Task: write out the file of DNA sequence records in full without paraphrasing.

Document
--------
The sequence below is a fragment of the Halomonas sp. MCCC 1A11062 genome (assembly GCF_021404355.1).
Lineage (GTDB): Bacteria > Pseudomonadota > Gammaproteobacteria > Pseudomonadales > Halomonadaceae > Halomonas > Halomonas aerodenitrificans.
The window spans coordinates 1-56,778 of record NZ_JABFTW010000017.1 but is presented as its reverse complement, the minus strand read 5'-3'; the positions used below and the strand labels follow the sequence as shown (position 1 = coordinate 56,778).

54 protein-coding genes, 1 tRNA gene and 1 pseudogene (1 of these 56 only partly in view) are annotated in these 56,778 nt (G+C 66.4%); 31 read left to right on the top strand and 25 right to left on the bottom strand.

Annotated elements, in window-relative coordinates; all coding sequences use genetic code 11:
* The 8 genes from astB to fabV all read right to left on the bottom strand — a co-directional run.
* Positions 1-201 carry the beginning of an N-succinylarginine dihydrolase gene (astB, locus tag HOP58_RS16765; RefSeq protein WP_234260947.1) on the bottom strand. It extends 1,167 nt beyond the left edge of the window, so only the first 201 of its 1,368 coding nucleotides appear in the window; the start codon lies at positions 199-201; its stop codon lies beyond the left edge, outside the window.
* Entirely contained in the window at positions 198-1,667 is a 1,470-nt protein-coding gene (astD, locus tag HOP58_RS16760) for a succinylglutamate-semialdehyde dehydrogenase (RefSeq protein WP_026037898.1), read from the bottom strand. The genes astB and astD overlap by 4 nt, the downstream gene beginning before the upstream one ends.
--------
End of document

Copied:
The sequence below is a fragment of the Halomonas sp. MCCC 1A11062 genome (assembly GCF_021404355.1).
Lineage (GTDB): Bacteria > Pseudomonadota > Gammaproteobacteria > Pseudomonadales > Halomonadaceae > Halomonas > Halomonas aerodenitrificans.
The window spans coordinates 1-56,778 of record NZ_JABFTW010000017.1 but is presented as its reverse complement, the minus strand read 5'-3'; the positions used below and the strand labels follow the sequence as shown (position 1 = coordinate 56,778).

54 protein-coding genes, 1 tRNA gene and 1 pseudogene (1 of these 56 only partly in view) are annotated in these 56,778 nt (G+C 66.4%); 31 read left to right on the top strand and 25 right to left on the bottom strand.

Annotated elements, in window-relative coordinates; all coding sequences use genetic code 11:
* The 8 genes from astB to fabV all read right to left on the bottom strand — a co-directional run.
* Positions 1-201 carry the beginning of an N-succinylarginine dihydrolase gene (astB, locus tag HOP58_RS16765; RefSeq protein WP_234260947.1) on the bottom strand. It extends 1,167 nt beyond the left edge of the window, so only the first 201 of its 1,368 coding nucleotides appear in the window; the start codon lies at positions 199-201; its stop codon lies beyond the left edge, outside the window.
* Entirely contained in the window at positions 198-1,667 is a 1,470-nt protein-coding gene (astD, locus tag HOP58_RS16760) for a succinylglutamate-semialdehyde dehydrogenase (RefSeq protein WP_026037898.1), read from the bottom strand. The genes astB and astD overlap by 4 nt, the downstream gene beginning before the upstream one ends.